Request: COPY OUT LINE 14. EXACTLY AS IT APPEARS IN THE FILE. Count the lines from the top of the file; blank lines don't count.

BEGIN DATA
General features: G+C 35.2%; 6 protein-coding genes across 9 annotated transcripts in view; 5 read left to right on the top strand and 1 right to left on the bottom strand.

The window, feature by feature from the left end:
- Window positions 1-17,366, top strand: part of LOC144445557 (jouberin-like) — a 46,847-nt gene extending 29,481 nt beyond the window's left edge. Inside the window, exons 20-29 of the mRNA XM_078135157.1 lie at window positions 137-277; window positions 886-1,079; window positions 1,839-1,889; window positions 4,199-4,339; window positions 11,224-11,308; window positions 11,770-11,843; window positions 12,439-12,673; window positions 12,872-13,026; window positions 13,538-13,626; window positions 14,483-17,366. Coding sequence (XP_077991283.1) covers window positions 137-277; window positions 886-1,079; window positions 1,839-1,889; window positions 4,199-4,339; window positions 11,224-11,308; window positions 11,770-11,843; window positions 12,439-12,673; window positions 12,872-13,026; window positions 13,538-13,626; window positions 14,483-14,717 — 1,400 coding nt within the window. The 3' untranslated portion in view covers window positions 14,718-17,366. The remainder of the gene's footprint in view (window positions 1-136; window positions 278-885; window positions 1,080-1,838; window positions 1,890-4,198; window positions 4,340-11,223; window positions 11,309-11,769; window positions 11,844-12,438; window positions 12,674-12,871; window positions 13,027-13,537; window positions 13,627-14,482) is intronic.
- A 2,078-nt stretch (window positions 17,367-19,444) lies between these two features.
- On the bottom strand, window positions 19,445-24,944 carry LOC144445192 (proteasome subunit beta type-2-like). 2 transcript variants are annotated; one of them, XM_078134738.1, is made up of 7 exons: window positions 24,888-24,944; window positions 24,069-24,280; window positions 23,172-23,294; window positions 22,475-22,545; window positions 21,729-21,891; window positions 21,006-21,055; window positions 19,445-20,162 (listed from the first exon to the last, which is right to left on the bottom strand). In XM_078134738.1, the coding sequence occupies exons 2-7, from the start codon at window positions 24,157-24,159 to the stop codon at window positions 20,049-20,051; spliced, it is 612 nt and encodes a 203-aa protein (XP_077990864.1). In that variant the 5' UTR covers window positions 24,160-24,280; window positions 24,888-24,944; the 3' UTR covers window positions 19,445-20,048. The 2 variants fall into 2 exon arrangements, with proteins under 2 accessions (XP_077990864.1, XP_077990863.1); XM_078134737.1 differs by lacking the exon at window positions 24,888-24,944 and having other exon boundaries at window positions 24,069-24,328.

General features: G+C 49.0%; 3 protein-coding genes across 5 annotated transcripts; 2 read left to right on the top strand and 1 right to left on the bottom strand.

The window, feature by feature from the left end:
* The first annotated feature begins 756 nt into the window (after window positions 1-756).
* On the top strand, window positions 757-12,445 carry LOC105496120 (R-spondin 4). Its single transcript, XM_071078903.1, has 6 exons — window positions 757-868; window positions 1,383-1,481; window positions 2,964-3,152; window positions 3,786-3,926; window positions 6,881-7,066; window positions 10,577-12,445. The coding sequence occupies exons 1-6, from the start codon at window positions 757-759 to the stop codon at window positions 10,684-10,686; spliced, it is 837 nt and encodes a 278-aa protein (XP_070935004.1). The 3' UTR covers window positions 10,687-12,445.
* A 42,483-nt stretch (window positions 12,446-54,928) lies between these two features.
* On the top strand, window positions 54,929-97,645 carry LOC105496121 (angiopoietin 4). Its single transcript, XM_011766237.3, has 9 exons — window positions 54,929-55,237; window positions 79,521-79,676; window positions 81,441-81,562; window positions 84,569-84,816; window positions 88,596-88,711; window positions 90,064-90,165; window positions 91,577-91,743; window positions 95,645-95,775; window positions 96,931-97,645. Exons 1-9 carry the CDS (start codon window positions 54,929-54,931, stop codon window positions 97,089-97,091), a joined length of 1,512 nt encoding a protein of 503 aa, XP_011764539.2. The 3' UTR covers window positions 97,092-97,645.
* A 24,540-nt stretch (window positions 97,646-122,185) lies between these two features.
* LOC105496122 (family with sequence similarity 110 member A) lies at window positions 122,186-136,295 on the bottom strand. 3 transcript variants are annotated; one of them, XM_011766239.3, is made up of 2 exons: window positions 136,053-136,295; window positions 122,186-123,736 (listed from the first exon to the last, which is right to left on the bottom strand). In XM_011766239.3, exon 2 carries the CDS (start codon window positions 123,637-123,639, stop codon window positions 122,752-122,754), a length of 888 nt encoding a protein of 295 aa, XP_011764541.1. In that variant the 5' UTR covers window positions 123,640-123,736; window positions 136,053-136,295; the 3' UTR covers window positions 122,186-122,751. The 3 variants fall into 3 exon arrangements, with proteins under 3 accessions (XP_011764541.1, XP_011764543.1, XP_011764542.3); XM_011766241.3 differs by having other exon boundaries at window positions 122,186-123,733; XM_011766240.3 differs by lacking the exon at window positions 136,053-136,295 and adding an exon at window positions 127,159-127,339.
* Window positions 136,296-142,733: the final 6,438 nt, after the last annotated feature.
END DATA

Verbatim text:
* Window positions 136,296-142,733: the final 6,438 nt, after the last annotated feature.